Now let's talk about the real meat of the penetration testing tools we're going to be using for the course. We're going to be using Backtrack. And Backtrack is probably the most ubiquitous penetration testing tool set there is out there. If you're a penetration tester that actually claims to be one Then you're probably going to be very familiar with backtrack, and you need to have some good experience with it, both in normal penetration testing, and wireless, as well. Now, it's a Linux distribution that's been around actually quite a while, it's carton version is based on Ubuntu 10.04/ Now, a few years ago, it was based in a different Linux distribution, It actually came from several other security distros. A combination of things like old Whax and Auditor. Now the current release is Backtrack five release three, which came out probably several months ago, at the time of this recording. Let's go ahead and take a tour of Backtrack five release three, and we'll look at a lot of the different wireless tools available to you. We won't go into depth on any one of them. I just kind of want to give you a tour of where to find them. And a lot of them we'll be covering in depth as we go through the penetration testing demonstrations in the course. Okay, we're go to Backtrack 5, release 3 distribution. And I just wanted to give you a quick tour of some of the tools you'll see as we go through the remainder of the course. Conducting some wireless penetration testing demonstrations and so forth. And these are tools you probably need to be familiar with if you've going to do this kind of work. If you're a GUI junkie, let's take a quick look at where everything is typically in the GUI. And unfortunately it can be in different places, so you may have to look and see What kind of tool you want based upon what you want to do. You have several different menus here in back track, we're just going to go through a few that contain the wireless tools. We have information gathering and you can look at certain wireless tools there. We have bluetooth tools, obviously as well, they are considered under that category but we also have WLAN tools and for information gathering, They list a wide variety of tools that are typically sniffers, kismet, airodump, pcapdump and so forth. Again, we're going to cover some of these tools a little bit later. Now they don't list, obviously, the entire aircrack.ng suite under that particular category. You have to go back to, say, vulnerability assessment. And exploitation tools and other categories to find some of these tools. So let's go down to exploitation tools for wireless and you'll see that we have Bluetooth, GSM and WLAN. Let's look at WLAN. You have things like aircrack.ng, airmon, airodump. So pretty much most of the tools you're going to use are here in this category. And obviously if you wanted to run a tool you just click on it. Now I can tell you that the GUI is a little bit deceiving. If your a GUI junkie versus Command Line junkie, you might be in for a little bit of a disappointment. Because if you click on any of these tools you're pretty much going to get thrown back into the Command LIne. And they're probably not going to run. They may give you the simple help listing as to how to run the tool and that'll be about it. Then you'll want to pass the command line running these tools from there anyway. So it'll actually be useful to go and look at the command line At the terminal and kind of look and see where these tools are and how you can access them. Most of the tools in back track are under pin test directory so you want to go. [BLANK_AUDIO] Pin test. [BLANK_AUDIO] And then you can kind of list all of the tools that are in there. Obviously, you have things like Bluetooth, fuzzers, forensics, exploits, password scanners, and crackers, and so forth. But what we're looking for is under wireless. [BLANK_AUDIO] In the wireless tools, we have a wide variety obviously here. Aircrack, the entire suite, giskismet, killerbee, wifi-honey which is a honey pot for wireless networks. So you have a wide variety of tools that are there for you. Let's take a look in some of these directories. [BLANK_AUDIO] And you'll see a wide variety of things here. The source code the man pages for them. The different scripts that basically make up aircrack and so forth. Now, you don't have to burrow into these directories at all really. To use the tool. For example, if you were outside of the directory, [BLANK_AUDIO] And you wanted to just run say airmon for example, you might go, [BLANK_AUDIO] And you'd run the tool. Obviously, we don't have our wireless card hooked up just yet. But you don't have to be in those directories to run the tool. So, these are some of the tools you'll be using and you'll be looking at throughout the course. We won't use all of them. This is basically a surface treatment of some of the main tools you'll use. And it's basically just to get you on the road to knowing where they're at and knowing how they work. But we will be using some of them in depth. So this is a quick introduction to backtracking where the wireless tools are. [BLANK_AUDIO]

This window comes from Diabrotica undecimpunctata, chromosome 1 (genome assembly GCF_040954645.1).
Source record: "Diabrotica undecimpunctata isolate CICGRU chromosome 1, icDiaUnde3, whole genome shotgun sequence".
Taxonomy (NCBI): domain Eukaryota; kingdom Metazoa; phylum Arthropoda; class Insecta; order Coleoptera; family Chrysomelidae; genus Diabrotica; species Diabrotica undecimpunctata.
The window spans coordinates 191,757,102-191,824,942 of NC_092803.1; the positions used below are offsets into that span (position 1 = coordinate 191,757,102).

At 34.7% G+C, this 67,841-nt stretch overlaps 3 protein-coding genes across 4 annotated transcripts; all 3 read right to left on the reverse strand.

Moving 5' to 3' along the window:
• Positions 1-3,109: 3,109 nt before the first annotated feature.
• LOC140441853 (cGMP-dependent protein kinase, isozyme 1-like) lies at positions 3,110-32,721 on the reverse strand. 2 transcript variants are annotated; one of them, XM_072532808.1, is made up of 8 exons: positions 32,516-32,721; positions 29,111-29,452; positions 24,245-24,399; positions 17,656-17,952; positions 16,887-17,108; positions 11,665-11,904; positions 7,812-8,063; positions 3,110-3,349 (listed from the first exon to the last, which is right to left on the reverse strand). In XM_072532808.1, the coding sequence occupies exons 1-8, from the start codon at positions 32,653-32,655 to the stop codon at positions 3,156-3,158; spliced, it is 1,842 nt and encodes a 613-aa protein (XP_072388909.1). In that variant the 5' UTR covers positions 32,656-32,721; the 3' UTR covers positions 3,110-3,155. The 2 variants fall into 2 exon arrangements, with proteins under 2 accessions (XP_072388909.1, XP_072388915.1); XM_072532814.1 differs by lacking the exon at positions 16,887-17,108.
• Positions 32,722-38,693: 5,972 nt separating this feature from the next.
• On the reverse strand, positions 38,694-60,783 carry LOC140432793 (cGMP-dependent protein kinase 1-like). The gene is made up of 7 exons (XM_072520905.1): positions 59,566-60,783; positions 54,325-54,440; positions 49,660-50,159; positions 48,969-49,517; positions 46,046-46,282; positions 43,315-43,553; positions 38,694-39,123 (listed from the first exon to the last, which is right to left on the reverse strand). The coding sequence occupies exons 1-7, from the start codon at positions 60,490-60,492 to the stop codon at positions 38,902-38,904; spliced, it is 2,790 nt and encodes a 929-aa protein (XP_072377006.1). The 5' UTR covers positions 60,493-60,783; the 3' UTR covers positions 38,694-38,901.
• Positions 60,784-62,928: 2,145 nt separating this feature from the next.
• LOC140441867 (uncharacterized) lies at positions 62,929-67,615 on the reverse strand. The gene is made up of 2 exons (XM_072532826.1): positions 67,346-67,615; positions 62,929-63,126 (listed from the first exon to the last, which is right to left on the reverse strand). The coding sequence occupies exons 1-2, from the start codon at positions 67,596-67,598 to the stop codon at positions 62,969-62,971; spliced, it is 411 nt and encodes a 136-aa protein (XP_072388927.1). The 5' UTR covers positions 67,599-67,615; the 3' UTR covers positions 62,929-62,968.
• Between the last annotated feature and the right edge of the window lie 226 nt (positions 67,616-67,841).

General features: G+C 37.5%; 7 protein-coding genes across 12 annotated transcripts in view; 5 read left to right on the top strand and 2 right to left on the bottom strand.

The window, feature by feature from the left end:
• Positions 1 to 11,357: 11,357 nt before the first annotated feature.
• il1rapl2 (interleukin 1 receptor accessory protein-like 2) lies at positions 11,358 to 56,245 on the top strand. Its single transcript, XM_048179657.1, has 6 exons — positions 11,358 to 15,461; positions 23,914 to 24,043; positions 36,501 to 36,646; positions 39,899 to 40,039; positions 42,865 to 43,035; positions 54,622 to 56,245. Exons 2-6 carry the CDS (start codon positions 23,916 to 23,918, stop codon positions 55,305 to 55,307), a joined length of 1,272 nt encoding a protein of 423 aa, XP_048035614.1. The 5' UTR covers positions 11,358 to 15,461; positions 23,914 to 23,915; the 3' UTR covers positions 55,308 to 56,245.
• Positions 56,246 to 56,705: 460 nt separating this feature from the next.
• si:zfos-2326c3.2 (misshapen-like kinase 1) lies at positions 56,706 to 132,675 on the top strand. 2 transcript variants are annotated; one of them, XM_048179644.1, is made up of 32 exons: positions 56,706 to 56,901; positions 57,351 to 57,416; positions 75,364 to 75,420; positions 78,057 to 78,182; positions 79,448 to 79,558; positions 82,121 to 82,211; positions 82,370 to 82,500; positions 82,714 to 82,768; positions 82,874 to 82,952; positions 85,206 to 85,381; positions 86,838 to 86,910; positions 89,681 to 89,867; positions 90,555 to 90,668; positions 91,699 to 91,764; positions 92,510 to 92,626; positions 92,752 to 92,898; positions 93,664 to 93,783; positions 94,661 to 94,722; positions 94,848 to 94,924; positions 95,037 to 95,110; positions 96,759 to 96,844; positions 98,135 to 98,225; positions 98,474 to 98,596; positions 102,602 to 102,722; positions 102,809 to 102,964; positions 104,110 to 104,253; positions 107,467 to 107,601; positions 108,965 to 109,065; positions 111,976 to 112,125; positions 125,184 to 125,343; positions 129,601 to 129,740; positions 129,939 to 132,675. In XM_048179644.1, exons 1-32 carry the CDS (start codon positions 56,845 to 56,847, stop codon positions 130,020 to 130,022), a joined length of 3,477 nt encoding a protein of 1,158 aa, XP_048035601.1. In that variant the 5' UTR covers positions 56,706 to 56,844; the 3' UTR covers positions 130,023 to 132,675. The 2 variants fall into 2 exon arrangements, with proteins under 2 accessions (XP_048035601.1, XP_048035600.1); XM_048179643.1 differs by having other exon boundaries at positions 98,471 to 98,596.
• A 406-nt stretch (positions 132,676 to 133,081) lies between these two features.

10.5 Kismet